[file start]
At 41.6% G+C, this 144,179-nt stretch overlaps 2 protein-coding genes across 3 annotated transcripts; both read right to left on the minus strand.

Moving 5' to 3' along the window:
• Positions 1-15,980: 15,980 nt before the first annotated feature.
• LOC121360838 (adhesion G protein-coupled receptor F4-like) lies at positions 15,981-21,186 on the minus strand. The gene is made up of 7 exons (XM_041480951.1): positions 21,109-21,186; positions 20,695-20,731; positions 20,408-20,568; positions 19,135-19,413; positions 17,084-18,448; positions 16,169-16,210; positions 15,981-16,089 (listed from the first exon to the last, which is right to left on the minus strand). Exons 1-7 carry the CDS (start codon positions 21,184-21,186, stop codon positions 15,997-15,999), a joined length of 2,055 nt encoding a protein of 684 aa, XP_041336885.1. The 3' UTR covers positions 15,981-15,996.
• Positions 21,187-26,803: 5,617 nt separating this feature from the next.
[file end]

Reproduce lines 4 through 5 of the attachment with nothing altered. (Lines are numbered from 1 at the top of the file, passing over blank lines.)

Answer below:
• LOC121360838 (adhesion G protein-coupled receptor F4-like) lies at positions 15,981-21,186 on the minus strand. The gene is made up of 7 exons (XM_041480951.1): positions 21,109-21,186; positions 20,695-20,731; positions 20,408-20,568; positions 19,135-19,413; positions 17,084-18,448; positions 16,169-16,210; positions 15,981-16,089 (listed from the first exon to the last, which is right to left on the minus strand). Exons 1-7 carry the CDS (start codon positions 21,184-21,186, stop codon positions 15,997-15,999), a joined length of 2,055 nt encoding a protein of 684 aa, XP_041336885.1. The 3' UTR covers positions 15,981-15,996.
• Positions 21,187-26,803: 5,617 nt separating this feature from the next.